The link between teamwork and patients' outcomes in intensive care units

Am J Crit Care. 2003 Nov;12(6):527-34.

Abstract

Background: Links between teamwork and outcomes have been established in a number of fields. Investigations into this link in healthcare have yielded equivocal results.

Objective: To examine the relationship between the level of self-identified teamwork in the intensive care unit and patients' outcomes.

Method: A total of 394 staff members of 17 intensive care units completed the Group Development Questionnaire and a demographic survey. The questionnaire is a reliable and valid measure of team development and effectiveness. Each unit's predicted and actual mortality rates for the month in which data were collected were obtained. Pearson product moment correlations and analyses of variance were used to analyze the data.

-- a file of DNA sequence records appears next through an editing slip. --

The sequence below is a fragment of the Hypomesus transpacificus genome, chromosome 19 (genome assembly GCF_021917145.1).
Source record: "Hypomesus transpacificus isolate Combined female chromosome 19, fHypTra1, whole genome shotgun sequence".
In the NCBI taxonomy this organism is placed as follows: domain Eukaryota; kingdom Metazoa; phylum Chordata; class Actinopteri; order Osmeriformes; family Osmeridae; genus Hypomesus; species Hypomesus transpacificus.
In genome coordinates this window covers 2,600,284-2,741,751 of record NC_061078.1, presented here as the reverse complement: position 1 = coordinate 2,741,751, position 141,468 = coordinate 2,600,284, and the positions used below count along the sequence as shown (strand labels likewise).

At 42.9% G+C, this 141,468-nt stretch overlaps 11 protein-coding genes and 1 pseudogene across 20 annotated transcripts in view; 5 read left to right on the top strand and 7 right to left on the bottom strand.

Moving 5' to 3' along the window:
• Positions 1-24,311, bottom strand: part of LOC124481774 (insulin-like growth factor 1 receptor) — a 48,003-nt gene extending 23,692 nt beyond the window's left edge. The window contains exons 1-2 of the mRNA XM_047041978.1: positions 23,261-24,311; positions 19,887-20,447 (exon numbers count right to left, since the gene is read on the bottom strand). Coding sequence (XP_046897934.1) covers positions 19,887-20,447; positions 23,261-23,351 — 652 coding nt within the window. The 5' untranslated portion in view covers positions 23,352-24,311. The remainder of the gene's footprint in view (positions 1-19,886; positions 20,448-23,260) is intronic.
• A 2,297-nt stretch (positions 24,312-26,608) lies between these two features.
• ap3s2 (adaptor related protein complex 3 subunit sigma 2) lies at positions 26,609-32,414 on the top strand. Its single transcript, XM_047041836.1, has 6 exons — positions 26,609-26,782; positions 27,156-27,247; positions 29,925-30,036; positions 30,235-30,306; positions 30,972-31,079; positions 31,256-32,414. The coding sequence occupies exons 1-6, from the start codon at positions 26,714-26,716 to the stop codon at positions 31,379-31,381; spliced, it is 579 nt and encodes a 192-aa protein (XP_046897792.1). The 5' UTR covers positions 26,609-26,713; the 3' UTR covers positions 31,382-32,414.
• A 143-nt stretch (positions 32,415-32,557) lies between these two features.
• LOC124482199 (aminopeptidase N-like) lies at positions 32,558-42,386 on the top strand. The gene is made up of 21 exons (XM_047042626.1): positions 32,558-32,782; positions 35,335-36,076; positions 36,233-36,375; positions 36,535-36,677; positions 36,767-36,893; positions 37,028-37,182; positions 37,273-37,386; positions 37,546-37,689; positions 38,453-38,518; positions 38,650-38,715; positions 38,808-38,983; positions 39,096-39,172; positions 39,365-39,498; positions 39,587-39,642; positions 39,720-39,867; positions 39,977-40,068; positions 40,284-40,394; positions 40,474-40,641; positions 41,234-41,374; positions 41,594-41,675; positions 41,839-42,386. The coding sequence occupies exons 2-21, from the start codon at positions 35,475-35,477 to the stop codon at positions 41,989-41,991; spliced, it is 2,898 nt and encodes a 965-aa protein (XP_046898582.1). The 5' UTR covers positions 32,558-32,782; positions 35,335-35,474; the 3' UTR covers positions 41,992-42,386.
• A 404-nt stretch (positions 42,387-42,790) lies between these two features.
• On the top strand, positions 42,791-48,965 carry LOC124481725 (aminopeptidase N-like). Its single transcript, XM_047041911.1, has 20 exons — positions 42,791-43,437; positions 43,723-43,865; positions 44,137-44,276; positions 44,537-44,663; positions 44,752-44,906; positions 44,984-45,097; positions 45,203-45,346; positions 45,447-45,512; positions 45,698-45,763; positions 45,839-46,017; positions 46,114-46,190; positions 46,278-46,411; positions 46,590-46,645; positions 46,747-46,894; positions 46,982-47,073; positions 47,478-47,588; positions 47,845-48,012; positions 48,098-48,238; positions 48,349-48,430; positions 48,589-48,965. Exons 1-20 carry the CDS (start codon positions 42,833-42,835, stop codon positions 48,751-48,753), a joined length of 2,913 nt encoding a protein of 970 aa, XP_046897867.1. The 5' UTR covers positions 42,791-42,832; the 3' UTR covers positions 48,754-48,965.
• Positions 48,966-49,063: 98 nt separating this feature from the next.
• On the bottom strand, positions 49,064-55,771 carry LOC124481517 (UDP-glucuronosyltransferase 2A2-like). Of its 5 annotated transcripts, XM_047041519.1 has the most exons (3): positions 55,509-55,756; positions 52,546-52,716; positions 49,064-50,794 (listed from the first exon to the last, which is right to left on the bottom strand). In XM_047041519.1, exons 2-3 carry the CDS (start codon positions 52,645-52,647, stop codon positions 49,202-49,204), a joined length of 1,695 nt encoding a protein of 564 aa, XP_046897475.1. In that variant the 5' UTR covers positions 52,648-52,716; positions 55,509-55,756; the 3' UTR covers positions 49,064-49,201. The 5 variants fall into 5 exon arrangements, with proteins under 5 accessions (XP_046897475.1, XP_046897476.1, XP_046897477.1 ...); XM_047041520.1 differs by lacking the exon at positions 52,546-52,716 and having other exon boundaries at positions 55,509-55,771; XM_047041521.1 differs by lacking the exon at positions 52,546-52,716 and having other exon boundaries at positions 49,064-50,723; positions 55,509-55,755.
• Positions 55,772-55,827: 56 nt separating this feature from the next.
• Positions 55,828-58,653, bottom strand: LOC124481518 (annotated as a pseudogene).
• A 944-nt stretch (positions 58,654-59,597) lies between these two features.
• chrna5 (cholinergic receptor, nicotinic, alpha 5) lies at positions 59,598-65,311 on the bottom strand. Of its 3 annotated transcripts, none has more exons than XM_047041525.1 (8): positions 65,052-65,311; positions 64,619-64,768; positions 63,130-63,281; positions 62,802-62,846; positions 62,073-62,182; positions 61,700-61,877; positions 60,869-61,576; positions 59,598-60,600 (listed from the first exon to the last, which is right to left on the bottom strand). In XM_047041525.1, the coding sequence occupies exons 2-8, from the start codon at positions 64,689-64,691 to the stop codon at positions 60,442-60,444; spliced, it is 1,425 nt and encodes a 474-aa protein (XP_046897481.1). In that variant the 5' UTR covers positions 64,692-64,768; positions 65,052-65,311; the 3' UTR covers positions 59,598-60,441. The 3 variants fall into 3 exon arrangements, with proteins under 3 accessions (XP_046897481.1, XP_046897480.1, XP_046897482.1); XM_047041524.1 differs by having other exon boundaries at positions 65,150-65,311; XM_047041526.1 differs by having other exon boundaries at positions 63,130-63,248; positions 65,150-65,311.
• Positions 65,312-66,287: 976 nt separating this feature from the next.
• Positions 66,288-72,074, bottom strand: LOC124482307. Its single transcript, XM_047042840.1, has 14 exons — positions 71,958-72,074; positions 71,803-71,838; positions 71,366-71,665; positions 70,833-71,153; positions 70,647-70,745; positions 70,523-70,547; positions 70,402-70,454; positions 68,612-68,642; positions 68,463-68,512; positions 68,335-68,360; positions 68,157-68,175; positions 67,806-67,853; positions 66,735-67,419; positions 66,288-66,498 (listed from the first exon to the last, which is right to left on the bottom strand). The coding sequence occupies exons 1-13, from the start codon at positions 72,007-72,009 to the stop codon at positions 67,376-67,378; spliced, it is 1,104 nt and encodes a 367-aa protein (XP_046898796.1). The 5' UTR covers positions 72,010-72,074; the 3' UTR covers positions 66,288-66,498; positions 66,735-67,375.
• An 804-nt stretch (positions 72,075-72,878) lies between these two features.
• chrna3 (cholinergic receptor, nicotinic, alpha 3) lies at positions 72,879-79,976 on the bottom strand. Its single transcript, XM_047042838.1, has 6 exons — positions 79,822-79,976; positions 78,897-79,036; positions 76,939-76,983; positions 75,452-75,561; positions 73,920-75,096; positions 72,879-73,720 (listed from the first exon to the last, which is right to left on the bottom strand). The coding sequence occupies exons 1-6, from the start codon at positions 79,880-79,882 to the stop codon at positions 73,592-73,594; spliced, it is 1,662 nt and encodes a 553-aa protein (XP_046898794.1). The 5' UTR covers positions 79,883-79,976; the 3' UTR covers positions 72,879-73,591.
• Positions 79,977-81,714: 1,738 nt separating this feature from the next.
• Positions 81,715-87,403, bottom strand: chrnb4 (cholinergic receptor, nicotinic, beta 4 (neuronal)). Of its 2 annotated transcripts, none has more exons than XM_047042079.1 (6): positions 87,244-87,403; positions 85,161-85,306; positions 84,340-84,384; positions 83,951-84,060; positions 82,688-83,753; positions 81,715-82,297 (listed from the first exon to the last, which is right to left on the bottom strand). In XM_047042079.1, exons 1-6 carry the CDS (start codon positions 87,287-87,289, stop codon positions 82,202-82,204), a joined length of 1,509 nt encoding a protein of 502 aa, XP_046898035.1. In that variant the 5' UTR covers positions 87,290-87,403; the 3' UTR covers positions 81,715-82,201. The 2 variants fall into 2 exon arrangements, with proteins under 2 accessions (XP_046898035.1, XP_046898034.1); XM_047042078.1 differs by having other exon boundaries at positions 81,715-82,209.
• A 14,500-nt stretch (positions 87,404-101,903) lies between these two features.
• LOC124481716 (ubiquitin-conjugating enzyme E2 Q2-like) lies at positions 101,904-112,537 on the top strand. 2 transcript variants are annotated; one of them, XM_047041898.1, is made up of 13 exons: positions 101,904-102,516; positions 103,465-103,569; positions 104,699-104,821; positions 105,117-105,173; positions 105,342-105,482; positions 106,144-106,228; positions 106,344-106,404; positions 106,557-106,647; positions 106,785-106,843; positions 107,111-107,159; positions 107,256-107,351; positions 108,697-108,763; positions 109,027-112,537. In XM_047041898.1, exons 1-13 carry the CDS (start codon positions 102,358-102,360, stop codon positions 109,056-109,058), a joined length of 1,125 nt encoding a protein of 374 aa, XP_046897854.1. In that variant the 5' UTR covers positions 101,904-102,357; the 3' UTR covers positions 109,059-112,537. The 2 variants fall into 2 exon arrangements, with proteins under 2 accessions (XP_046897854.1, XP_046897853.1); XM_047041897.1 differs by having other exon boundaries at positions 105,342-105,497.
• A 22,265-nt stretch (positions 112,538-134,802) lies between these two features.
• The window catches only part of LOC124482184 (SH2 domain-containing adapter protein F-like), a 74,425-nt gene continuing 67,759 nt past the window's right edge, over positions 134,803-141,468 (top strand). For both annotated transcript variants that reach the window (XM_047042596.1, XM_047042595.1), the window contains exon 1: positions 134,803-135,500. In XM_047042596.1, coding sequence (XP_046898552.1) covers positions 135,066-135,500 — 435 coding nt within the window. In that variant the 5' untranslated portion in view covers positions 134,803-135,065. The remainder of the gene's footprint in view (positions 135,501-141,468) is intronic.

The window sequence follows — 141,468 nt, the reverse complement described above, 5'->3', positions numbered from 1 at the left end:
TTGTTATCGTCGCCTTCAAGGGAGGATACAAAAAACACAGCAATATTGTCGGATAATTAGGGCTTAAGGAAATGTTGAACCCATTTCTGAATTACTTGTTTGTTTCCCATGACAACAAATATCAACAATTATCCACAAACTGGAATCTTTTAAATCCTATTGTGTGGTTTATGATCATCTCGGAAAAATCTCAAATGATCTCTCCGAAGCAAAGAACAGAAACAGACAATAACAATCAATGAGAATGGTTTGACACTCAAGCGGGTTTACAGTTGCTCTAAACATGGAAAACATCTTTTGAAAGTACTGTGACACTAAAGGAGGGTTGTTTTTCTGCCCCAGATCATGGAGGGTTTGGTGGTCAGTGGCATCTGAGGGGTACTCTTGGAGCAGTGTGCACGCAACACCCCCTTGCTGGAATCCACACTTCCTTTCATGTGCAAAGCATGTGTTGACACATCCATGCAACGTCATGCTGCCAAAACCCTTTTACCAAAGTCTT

Results: Staff members of units with mortality rates that were lower than predicted perceived their teams as functioning at higher stages of group development. They perceived their team members as less dependent and more trusting than did staff members of units with mortality rates that were higher than predicted. Staff members of high-performing units also perceived their teams as more structured and organized than did staff members of lower-performing units.

Conclusions: The results of this study and other establish a link between teamwork and patients' outcomes in intensive care units. The evidence is sufficient to warrant the implementation of strategies designed to improve the level of teamwork and collaboration among staff members in intensive care units.

Publication types

  • Multicenter Study

MeSH terms

  • APACHE
  • Adult
  • Analysis of Variance
  • Female
  • Group Processes
  • Health Care Surveys
  • Hospital Mortality
  • Humans
  • Intensive Care Units / organization & administration*
  • Intensive Care Units / standards
  • Male
  • Outcome Assessment, Health Care / statistics & numerical data*
  • Patient Care Team / organization & administration*
  • Surveys and Questionnaires
  • United States / epidemiology